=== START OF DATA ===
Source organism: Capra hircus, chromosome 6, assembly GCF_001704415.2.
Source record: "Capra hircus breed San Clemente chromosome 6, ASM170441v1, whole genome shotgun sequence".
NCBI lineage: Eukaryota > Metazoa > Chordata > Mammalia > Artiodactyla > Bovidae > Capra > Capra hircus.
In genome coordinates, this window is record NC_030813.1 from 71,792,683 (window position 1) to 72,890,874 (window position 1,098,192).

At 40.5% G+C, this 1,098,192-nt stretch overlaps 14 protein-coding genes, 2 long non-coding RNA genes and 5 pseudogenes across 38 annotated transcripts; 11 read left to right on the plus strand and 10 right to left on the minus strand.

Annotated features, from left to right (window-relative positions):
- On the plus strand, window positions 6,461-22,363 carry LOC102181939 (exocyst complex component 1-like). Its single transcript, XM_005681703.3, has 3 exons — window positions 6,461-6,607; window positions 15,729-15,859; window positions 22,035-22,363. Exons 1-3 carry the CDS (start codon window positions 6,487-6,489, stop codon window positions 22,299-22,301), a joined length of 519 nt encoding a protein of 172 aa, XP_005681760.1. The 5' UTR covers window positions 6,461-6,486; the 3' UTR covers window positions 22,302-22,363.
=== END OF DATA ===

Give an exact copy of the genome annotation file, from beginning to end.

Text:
Source organism: Capra hircus, chromosome 6, assembly GCF_001704415.2.
Source record: "Capra hircus breed San Clemente chromosome 6, ASM170441v1, whole genome shotgun sequence".
NCBI lineage: Eukaryota > Metazoa > Chordata > Mammalia > Artiodactyla > Bovidae > Capra > Capra hircus.
In genome coordinates, this window is record NC_030813.1 from 71,792,683 (window position 1) to 72,890,874 (window position 1,098,192).

At 40.5% G+C, this 1,098,192-nt stretch overlaps 14 protein-coding genes, 2 long non-coding RNA genes and 5 pseudogenes across 38 annotated transcripts; 11 read left to right on the plus strand and 10 right to left on the minus strand.

Annotated features, from left to right (window-relative positions):
- On the plus strand, window positions 6,461-22,363 carry LOC102181939 (exocyst complex component 1-like). Its single transcript, XM_005681703.3, has 3 exons — window positions 6,461-6,607; window positions 15,729-15,859; window positions 22,035-22,363. Exons 1-3 carry the CDS (start codon window positions 6,487-6,489, stop codon window positions 22,299-22,301), a joined length of 519 nt encoding a protein of 172 aa, XP_005681760.1. The 5' UTR covers window positions 6,461-6,486; the 3' UTR covers window positions 22,302-22,363.